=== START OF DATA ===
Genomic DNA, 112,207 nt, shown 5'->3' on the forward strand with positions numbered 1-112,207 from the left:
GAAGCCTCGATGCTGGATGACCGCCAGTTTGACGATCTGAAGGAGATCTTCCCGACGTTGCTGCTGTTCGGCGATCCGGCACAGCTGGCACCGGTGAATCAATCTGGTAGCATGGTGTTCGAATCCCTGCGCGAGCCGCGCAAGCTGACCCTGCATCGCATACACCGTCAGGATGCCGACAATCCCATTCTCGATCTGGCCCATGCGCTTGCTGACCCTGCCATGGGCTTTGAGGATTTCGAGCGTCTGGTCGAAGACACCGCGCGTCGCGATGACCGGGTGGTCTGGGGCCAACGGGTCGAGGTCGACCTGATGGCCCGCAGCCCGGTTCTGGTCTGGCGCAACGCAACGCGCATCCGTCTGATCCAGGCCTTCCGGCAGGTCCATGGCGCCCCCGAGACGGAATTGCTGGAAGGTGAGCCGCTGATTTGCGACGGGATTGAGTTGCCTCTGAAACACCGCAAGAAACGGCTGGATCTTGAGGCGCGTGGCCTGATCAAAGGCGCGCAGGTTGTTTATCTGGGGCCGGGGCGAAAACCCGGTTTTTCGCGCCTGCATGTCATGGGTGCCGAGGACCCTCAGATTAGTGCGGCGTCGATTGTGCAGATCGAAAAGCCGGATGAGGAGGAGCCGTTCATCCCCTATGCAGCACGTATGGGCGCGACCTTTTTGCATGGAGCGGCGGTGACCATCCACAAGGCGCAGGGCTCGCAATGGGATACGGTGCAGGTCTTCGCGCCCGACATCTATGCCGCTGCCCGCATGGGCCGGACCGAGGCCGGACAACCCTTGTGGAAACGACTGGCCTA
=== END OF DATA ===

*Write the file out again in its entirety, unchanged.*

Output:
Genomic DNA, 112,207 nt, shown 5'->3' on the forward strand with positions numbered 1-112,207 from the left:
GAAGCCTCGATGCTGGATGACCGCCAGTTTGACGATCTGAAGGAGATCTTCCCGACGTTGCTGCTGTTCGGCGATCCGGCACAGCTGGCACCGGTGAATCAATCTGGTAGCATGGTGTTCGAATCCCTGCGCGAGCCGCGCAAGCTGACCCTGCATCGCATACACCGTCAGGATGCCGACAATCCCATTCTCGATCTGGCCCATGCGCTTGCTGACCCTGCCATGGGCTTTGAGGATTTCGAGCGTCTGGTCGAAGACACCGCGCGTCGCGATGACCGGGTGGTCTGGGGCCAACGGGTCGAGGTCGACCTGATGGCCCGCAGCCCGGTTCTGGTCTGGCGCAACGCAACGCGCATCCGTCTGATCCAGGCCTTCCGGCAGGTCCATGGCGCCCCCGAGACGGAATTGCTGGAAGGTGAGCCGCTGATTTGCGACGGGATTGAGTTGCCTCTGAAACACCGCAAGAAACGGCTGGATCTTGAGGCGCGTGGCCTGATCAAAGGCGCGCAGGTTGTTTATCTGGGGCCGGGGCGAAAACCCGGTTTTTCGCGCCTGCATGTCATGGGTGCCGAGGACCCTCAGATTAGTGCGGCGTCGATTGTGCAGATCGAAAAGCCGGATGAGGAGGAGCCGTTCATCCCCTATGCAGCACGTATGGGCGCGACCTTTTTGCATGGAGCGGCGGTGACCATCCACAAGGCGCAGGGCTCGCAATGGGATACGGTGCAGGTCTTCGCGCCCGACATCTATGCCGCTGCCCGCATGGGCCGGACCGAGGCCGGACAACCCTTGTGGAAACGACTGGCCTA